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Should ethics commission be elected, not appointed?

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Perhaps spurred by recent Ethics complaints, Senators Thursday heard testimony on a bill to update an Ethics Commission Law that's been on the books for more than 20 years, but has never been fully implemented. The measure by Senator Michael San Nicolas would change the commission from an appointed body to an elected one.

"Dealing with what's already in statute needs to happen whether its standing up the board making it elected, or repealing the statute altogether. And from there having the discussion what exactly we're going to construct in terms of providing some sort of ombudsman where the public can go to for relief if they feel they're not able to do so directly with the agencies, the entities they feel aggrieved by," he stated.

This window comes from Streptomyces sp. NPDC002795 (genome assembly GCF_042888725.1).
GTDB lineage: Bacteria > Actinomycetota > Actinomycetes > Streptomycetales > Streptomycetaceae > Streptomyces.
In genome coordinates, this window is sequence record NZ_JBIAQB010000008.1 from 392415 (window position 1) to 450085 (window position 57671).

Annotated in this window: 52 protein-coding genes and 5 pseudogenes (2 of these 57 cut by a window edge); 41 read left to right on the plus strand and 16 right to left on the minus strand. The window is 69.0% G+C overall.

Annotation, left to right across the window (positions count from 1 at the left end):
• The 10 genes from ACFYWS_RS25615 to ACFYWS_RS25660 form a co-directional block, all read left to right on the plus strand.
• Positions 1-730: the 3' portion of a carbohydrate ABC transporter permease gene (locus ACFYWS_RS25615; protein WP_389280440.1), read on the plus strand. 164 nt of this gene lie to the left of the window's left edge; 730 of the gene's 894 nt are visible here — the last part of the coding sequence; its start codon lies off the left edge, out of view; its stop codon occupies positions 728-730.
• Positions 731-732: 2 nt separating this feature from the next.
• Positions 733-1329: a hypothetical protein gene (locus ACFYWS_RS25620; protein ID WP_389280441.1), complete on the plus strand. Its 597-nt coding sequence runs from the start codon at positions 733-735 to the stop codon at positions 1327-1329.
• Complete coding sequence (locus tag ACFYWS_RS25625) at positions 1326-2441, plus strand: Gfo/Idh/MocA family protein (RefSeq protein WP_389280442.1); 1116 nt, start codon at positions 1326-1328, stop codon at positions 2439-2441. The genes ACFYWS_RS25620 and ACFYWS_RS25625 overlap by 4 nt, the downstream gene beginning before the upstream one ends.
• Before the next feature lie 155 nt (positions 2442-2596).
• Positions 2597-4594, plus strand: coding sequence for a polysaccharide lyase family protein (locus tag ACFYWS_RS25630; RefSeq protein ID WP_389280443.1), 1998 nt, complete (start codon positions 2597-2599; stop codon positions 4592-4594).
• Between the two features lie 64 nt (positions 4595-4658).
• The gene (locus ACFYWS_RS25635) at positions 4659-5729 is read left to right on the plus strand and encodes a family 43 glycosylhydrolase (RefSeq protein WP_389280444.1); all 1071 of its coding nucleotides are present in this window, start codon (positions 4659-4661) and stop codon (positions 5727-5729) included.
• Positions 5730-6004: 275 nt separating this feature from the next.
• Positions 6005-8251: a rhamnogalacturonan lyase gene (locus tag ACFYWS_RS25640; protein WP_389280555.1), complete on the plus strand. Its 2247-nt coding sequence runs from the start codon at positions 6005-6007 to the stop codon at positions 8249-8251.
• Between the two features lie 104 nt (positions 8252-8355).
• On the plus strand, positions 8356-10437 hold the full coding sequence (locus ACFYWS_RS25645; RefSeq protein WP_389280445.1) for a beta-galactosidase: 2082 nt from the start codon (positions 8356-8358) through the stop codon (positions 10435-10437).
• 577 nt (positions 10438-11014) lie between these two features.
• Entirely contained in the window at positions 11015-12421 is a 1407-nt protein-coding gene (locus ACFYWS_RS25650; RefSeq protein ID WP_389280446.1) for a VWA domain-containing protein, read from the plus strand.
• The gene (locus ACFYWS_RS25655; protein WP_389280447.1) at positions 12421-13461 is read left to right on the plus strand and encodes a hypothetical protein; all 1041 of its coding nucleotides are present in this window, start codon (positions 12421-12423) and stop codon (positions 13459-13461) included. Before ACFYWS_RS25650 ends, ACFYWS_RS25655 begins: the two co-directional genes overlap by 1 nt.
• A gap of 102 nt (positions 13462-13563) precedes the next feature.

Several testified in support of the bill, citing what they believe are recent examples of ethics violations.

Separately, San Nicolas also took testimony on his resolution to amend the organic act to require a referendum for any new tax or tax increase. A local law is already in place mandating a vote, but a recent tax hike by-passed it through a so-called "notwithstanding clause." 

But former Democratic party chairman Joaquin Perez opposes the resolution, saying its counterproductive to the bigger issue of Guam's political status, saying, "In my opinion asking to amend the organic act in any manner that reflects on the ability of our elected leaders to resolve issues screams political immaturity."

He suggests leaders need to step up and resolve the problem at the local level.

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